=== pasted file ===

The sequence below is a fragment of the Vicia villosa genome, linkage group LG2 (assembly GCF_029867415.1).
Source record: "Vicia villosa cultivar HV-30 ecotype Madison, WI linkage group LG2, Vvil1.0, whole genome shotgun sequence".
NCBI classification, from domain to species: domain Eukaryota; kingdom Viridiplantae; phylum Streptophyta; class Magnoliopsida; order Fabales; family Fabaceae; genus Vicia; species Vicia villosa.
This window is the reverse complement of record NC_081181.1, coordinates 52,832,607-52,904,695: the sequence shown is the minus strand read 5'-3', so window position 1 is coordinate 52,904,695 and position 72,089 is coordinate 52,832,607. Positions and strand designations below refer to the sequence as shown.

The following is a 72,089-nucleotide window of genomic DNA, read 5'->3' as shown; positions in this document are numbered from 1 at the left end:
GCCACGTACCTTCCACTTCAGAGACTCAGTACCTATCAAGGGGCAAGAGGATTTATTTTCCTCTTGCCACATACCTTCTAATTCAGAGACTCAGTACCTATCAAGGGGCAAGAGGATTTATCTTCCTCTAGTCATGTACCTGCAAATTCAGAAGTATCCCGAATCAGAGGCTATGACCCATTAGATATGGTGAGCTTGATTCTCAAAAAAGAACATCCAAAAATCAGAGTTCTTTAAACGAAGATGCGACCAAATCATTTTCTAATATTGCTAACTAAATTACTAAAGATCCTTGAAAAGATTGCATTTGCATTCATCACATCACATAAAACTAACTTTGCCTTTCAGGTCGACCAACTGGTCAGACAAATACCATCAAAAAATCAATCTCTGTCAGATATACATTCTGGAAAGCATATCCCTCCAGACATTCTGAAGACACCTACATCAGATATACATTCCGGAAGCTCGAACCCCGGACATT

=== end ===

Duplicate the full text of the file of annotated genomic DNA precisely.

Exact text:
The sequence below is a fragment of the Vicia villosa genome, linkage group LG2 (assembly GCF_029867415.1).
Source record: "Vicia villosa cultivar HV-30 ecotype Madison, WI linkage group LG2, Vvil1.0, whole genome shotgun sequence".
NCBI classification, from domain to species: domain Eukaryota; kingdom Viridiplantae; phylum Streptophyta; class Magnoliopsida; order Fabales; family Fabaceae; genus Vicia; species Vicia villosa.
This window is the reverse complement of record NC_081181.1, coordinates 52,832,607-52,904,695: the sequence shown is the minus strand read 5'-3', so window position 1 is coordinate 52,904,695 and position 72,089 is coordinate 52,832,607. Positions and strand designations below refer to the sequence as shown.

The following is a 72,089-nucleotide window of genomic DNA, read 5'->3' as shown; positions in this document are numbered from 1 at the left end:
GCCACGTACCTTCCACTTCAGAGACTCAGTACCTATCAAGGGGCAAGAGGATTTATTTTCCTCTTGCCACATACCTTCTAATTCAGAGACTCAGTACCTATCAAGGGGCAAGAGGATTTATCTTCCTCTAGTCATGTACCTGCAAATTCAGAAGTATCCCGAATCAGAGGCTATGACCCATTAGATATGGTGAGCTTGATTCTCAAAAAAGAACATCCAAAAATCAGAGTTCTTTAAACGAAGATGCGACCAAATCATTTTCTAATATTGCTAACTAAATTACTAAAGATCCTTGAAAAGATTGCATTTGCATTCATCACATCACATAAAACTAACTTTGCCTTTCAGGTCGACCAACTGGTCAGACAAATACCATCAAAAAATCAATCTCTGTCAGATATACATTCTGGAAAGCATATCCCTCCAGACATTCTGAAGACACCTACATCAGATATACATTCCGGAAGCTCGAACCCCGGACATT